The use of a symmetric encryption algorithm has been disclosed (see A. Beutelspacher: Cryptology, The Mathematical Society of America, 1994 for the definition of a symmetric encryption algorithm). Each person P_{i} from P is assigned a personal code k_{i} known only to the person himself and the central office. The central office Z selects the code k and only encrypts it for I=1, . . . , n with the corresponding personal code k_{i} :
C_{i} =E(k_{i},k).
This cryptogram is then sent to the (authorized) person P_{i}, who can calculate code k by decoding the cryptogram:
D(k_{i},C_{i})=D(k_{i},E(k_{i},k))=k.
This method is used, for example, in the Eurocrypt payTV system (DIN EN 50 094) for establishing a system code.
The disadvantage of this method consists of the fact that code k is transmitted encrypted. In many countries the use of an encryption algorithm is legally restricted. These restrictions mean that only a very weak algorithm E (for "encryption"may be able to be used.
The object of the invention is to provide a method usable without restrictions that is sufficiently secure at the same time.
The present invention therefore provides a method for establishing a common code k for authorized persons, with the number of authorized persons being a timevariable subset of the total number of participants. The data for determining code k are provided through a central office Z via unsecured channels, in particular a broadcast medium where each of the participants has a personal code K_{i}, known only to the participant in question and the central office. The steps of the method provide that the central office derives a partial code (shadow) s_{i} from the personal code of each of the n authorized persons. An (n,t) threshold scheme (with t≧2n1) is then built from the totality of shadows obtained from the personal codes of the authorized persons. The code k is then calculated from the n shadows s_{1}, . . . s_{n} with the help of this (n,t) threshold scheme. The data for establishing code k at the reception side, comprising the data required for deriving shadows s_{i} from the personal codes k_{i} and from n1 other shadows of the (n,t) threshold scheme differing from the shadows of the authorized persons, are transferred through the unsecured channel. Then, on the reception side, the authorized persons derive code k by calculating shadow s_{i} assigned to them from their personal code k_{i}, and from this shadow, using n1 other shadows and the (n,t) threshold scheme, calculate code k.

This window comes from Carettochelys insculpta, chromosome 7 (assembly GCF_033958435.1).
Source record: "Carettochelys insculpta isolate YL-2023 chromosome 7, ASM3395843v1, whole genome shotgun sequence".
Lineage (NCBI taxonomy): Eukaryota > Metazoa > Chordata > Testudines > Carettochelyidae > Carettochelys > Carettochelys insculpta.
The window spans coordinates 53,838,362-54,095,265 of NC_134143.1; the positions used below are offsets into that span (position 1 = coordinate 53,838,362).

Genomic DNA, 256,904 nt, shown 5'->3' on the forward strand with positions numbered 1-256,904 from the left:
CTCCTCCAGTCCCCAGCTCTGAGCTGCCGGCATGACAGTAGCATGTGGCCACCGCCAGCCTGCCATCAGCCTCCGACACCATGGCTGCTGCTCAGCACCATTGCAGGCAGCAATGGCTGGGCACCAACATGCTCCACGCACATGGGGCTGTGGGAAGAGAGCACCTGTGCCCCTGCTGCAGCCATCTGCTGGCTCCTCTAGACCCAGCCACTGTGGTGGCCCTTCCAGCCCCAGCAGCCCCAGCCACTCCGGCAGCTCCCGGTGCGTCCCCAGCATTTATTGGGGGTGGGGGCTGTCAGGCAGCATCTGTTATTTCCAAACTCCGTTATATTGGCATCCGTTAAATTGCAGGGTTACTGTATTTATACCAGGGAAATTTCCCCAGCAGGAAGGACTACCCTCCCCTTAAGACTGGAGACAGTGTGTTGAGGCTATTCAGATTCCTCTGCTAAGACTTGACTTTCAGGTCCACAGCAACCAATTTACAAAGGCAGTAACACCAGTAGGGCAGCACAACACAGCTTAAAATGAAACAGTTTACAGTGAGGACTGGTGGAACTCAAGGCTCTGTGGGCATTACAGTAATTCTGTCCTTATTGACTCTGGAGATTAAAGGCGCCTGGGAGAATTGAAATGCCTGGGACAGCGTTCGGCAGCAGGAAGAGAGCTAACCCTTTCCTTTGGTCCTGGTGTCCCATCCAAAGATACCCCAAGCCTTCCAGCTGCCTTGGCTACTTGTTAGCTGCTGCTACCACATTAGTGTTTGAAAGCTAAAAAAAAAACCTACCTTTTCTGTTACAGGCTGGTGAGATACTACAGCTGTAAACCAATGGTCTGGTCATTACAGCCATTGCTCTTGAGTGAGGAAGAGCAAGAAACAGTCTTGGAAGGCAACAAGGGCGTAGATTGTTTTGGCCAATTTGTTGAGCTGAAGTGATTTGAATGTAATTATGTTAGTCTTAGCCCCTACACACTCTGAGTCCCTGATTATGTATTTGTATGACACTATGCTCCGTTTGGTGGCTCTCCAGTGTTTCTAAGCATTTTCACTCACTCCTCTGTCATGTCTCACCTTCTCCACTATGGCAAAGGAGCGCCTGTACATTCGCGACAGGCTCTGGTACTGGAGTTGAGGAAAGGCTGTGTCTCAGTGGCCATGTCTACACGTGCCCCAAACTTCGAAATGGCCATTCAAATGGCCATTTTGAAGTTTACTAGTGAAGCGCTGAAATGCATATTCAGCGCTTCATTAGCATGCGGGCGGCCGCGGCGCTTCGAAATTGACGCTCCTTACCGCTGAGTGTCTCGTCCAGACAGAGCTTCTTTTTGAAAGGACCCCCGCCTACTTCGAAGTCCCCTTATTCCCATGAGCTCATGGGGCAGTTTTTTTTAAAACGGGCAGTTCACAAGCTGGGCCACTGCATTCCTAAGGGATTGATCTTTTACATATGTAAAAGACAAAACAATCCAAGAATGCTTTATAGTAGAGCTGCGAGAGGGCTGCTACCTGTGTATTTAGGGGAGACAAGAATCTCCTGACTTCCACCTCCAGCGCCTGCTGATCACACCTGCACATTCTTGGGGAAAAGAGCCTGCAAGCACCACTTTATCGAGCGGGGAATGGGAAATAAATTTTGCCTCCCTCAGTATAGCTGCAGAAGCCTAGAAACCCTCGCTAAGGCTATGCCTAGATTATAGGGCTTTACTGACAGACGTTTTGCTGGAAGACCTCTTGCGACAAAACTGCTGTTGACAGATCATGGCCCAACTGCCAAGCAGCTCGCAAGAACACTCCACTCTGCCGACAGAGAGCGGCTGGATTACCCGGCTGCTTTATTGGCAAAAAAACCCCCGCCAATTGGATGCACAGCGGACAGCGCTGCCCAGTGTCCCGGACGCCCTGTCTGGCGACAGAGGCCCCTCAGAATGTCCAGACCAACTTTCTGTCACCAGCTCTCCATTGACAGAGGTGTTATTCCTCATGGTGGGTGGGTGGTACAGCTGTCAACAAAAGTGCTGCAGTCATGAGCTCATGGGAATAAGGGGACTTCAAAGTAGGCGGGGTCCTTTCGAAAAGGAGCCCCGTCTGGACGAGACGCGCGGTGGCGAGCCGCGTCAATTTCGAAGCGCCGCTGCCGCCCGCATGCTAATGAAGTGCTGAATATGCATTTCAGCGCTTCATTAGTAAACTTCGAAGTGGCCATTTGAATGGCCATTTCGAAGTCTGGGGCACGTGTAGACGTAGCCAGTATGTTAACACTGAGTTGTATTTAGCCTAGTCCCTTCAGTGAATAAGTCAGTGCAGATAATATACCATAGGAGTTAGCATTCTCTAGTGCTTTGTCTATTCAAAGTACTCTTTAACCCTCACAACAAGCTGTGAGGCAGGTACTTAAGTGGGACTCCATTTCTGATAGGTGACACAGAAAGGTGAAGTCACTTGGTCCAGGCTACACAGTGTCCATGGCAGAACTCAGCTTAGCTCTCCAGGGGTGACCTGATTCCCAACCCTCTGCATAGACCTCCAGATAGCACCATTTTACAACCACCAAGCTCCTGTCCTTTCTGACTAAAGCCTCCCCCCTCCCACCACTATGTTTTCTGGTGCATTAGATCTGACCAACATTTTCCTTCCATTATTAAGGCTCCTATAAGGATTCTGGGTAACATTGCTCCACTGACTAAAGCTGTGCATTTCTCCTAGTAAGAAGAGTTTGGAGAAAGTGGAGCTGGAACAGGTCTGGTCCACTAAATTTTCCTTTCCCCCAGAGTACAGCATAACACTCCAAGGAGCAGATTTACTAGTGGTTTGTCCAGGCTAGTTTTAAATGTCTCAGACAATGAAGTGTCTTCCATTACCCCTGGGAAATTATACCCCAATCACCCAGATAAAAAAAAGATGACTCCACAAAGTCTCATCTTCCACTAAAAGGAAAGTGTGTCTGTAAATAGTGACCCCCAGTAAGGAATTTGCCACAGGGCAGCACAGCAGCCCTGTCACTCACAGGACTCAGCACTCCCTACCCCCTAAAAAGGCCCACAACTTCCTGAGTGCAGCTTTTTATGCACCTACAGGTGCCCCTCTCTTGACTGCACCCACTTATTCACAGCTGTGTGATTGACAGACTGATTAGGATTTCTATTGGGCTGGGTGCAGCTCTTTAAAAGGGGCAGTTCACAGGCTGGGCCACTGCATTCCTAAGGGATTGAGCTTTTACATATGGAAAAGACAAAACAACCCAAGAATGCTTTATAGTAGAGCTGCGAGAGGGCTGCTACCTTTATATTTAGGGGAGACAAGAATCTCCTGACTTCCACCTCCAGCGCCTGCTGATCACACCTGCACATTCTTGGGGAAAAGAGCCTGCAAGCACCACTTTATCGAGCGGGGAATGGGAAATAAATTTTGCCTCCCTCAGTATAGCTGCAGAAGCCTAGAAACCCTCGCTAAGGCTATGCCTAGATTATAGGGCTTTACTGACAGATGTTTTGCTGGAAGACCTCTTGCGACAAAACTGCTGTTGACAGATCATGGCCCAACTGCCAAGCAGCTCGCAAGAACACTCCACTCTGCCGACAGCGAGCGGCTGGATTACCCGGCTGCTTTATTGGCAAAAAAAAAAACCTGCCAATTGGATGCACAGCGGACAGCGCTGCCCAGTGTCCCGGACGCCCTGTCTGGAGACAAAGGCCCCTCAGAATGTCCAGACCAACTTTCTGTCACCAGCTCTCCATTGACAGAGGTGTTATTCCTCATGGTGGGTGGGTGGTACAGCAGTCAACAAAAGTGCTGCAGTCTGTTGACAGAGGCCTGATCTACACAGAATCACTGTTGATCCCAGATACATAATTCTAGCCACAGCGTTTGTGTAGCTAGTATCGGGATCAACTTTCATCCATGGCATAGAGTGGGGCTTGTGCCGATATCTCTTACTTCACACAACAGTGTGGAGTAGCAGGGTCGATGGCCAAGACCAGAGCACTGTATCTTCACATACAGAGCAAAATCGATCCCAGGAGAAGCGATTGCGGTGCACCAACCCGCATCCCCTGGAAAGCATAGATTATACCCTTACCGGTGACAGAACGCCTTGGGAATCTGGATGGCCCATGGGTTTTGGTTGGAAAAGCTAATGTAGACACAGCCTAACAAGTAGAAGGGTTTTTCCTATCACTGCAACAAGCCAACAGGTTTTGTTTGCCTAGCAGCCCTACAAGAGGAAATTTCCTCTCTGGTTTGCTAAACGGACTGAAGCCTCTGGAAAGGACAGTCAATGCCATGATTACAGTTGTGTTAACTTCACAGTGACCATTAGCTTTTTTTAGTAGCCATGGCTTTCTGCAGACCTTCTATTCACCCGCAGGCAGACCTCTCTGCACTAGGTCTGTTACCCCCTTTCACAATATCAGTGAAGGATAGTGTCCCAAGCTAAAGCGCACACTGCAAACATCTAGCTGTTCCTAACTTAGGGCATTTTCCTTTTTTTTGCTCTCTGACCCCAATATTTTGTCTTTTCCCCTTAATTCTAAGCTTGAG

Furthermore, the method may provide that, in the central office, the partial code (shadow) s_{i} may be derived in the form s_{i} =f(r,k_{i}) from the personal code for each of the n authorized persons by using a common parameter r and a personal code k_{i}, with the help of a oneway function f(.,.).
The (n,t) threshold scheme may be implemented through an (n1)thdegree polynomial, uniquely defined through n solution points derived with the help of the shadows, and in which further shadows are obtained by the central office by selecting points on the polynomials' line that are different from the solution points obtained from the shadows of the authorized participants.
The method may be used to successively establish a hierarchy of codes.
FIG. 1 shows a flow chart of the method of the present invention
The invention, which is described in more detail below through examples of embodiments and FIG. 1, comprises emulating the functionality of the abovedescribed method with the methods of symmetric cryptography, but without using encryption methods. The security of the code distribution mechanism can thus be improved while the legal regulations are being observed.
The invention described herein is based on a combination of a codecontrolled oneway function with a threshold scheme (A. Shamir: How to Share a Secret, Comm. ACM, Vol. 24, No. 11, 1979, 118119).
A oneway function (see Beutelspacher, as above) is an easytoevaluate function g(.) (i.e., g(a) is easily calculated for each value a), for which it is, however, virtually impossible to find a preimage a for a given image b so that g(a)=b applies. A codecontrolled oneway function is a oneway function (f.,.) with two arguments k and a, where k can be considered as a code.